Southern states poor in Christmas spirit

Christmas should only be celebrated where there is snow on the ground. That may be a little extreme, but when it comes to celebrating Christmas, southern states seem to disproportionally favor the tacky over the tasteful. Compared to what I’ve known, a southern Christmas feels wrong.

Houses should be elaborately decorated with lights shining down every street corner — palms tangled with strings of Christmas lights do not count.

The local grocery store should not be the only place in town where it “feels like Christmas” to me and people are excessively joyful. The hot, humid Southern climate isn’t exactly appropriate for the holiday season, either. I’ve heard of having a blue Christmas and a white Christmas, but not a green one.

Beyond the inappropriate landscape, weather and out-of-place decorations, the naivety of Southern people makes me loathe celebrating Christmas here.

Even Christmas shopping in the South is an experience I could live without. It’s one thing to spend hours in lines or running around town shopping for gifts up north where everyone is cozily bundled up, toting coffee in one hand and 10 bags in another.

In the South, it is incredibly awkward to walk around overcrowded malls, hearing “Jingle Bells” playing in the background — while watching people run around frantically in tank tops and flip-flops.

And the Southern version of Christmas decorations is just as obnoxious. Northern homes are festooned with expensive, elaborate and traditionally themed adornments. Enormous Northern houses are decorated in a more natural tone with massive wreaths, miles of lights line roofs and windows, colossal Christmas trees stand illuminated in front of cathedral windows and yards are uncluttered by plastic reindeer. Southern homes are lit with tacky icicle lights, with giant blow-up Santas leaving front lawns in disarray.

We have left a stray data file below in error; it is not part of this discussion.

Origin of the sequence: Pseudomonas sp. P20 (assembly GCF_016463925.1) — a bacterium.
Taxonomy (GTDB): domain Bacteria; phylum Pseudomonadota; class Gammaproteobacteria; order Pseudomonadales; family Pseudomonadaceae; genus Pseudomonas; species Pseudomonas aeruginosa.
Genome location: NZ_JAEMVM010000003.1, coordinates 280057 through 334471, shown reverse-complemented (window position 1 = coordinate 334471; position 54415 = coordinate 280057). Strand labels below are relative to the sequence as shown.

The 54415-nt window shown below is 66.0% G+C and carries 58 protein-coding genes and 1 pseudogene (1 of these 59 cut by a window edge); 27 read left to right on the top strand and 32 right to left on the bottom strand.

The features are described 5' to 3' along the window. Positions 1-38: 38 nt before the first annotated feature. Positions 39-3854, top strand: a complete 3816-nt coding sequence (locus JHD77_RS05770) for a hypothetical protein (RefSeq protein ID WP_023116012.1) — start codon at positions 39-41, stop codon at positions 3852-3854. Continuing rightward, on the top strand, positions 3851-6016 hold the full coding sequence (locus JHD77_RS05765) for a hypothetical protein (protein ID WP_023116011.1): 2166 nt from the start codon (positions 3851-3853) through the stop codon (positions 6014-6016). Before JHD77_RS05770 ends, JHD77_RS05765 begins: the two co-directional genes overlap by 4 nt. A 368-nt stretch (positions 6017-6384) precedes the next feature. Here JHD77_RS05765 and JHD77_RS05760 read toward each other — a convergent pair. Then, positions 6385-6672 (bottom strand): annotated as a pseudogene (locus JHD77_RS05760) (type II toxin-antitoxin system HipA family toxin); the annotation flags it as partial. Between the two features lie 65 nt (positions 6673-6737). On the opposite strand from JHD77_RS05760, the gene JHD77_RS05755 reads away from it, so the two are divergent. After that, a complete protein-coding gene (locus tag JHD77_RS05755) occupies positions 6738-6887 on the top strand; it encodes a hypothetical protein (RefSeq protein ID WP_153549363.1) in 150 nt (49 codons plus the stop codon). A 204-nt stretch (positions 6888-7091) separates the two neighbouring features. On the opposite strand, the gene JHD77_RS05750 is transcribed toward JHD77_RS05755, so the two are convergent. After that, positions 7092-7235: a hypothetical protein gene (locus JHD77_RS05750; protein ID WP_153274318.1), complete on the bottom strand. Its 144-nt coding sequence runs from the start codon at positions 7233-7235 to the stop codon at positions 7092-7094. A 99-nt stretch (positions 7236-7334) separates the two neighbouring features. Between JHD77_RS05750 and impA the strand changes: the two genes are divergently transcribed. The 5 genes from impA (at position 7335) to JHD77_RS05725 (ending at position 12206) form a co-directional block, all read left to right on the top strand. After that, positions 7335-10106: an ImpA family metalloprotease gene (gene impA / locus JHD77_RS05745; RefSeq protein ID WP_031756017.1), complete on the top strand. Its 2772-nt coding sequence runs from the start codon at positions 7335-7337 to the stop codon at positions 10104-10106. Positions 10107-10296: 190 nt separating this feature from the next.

In the traditional North, holiday themes create a welcoming atmosphere. There is no feeling quite like that of Christmas morning, sitting near a fireplace in a well-decorated room with a tree — trimmed to perfection — while watching the snow fall lightly outside the window.

On the other hand, the Southern Christmas experience entails decorations like ornaments and figurines of half-nude Santas on surfboards, lying on pool rafts or sipping margaritas on the beach. Southerners even dare to go as far as displaying snow globes, which are traditionally beautiful and often expensive keepsakes, that contain the remnants of melted snowmen — top hat, eyes, buttons, broom and carrot nose.

The entire essence of Christmas in the South is worlds apart from the pristine, traditional American idea of the perfect Christmas. Christmas in the South simply exemplifies the commercialization of holidays, full of kitsch and campiness. It has been stripped of its original context and purpose — leaving the spirit of giving, cheer and lightheartedness to the imagination. Southerners need to rethink their decorations, to things that are classier and more traditional.

For Southerners who have never experienced a true Christmas — snowy mornings, fireplaces, mittens, frost on the windows, colorful lights illuminating the sky — and have only seen depictions of one in A Christmas Story, I can honestly say that they are missing out on one of life’s greatest experiences.

Jennifer L. White is a junior majoring in mass communications.